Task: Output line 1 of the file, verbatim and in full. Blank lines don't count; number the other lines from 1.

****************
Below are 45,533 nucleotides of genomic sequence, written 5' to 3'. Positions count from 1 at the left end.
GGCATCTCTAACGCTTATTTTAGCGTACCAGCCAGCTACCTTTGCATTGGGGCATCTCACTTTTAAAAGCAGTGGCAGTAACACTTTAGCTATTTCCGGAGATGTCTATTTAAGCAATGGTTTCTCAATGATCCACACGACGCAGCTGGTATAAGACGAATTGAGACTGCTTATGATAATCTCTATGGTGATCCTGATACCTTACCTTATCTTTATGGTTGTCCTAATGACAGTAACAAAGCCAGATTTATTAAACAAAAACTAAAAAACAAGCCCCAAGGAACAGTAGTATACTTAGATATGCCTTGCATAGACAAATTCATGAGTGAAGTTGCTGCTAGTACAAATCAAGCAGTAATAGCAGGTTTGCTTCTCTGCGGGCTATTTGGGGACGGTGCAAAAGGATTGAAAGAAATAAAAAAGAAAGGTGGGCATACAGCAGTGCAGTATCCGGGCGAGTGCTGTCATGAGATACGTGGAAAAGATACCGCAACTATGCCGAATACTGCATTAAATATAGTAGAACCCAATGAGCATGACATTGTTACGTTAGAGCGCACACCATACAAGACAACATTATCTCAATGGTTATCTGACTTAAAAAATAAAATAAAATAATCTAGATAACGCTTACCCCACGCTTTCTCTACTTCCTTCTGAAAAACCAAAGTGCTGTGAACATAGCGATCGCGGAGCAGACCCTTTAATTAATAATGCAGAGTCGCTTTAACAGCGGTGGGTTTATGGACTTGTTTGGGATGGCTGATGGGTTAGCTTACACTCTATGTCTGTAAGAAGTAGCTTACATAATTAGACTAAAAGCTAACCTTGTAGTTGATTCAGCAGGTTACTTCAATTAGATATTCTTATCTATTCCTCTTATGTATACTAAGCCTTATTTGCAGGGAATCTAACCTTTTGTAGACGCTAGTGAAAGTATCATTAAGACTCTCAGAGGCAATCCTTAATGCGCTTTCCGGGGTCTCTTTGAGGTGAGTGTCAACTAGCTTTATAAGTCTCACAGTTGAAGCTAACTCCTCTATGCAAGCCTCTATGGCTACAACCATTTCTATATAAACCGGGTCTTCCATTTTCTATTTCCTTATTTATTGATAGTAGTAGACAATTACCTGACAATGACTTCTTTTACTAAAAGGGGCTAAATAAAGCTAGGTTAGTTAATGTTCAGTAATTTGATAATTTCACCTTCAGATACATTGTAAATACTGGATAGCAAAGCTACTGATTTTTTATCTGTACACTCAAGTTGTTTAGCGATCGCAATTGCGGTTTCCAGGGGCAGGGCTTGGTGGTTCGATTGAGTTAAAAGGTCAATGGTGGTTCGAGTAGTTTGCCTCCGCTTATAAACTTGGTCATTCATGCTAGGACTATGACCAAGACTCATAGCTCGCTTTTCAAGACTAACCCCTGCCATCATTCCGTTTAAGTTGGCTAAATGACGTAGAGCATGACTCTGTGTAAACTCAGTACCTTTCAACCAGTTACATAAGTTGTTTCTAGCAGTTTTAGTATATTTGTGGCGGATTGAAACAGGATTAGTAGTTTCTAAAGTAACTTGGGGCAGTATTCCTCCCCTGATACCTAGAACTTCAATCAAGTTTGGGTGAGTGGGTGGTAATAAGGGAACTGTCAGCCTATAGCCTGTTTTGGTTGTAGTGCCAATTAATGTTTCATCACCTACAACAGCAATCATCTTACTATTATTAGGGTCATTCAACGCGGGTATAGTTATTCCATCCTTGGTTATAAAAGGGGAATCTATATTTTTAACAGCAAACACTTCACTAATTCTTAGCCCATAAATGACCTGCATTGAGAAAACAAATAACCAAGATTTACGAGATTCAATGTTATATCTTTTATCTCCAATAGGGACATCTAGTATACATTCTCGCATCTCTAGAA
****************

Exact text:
Below are 45,533 nucleotides of genomic sequence, written 5' to 3'. Positions count from 1 at the left end.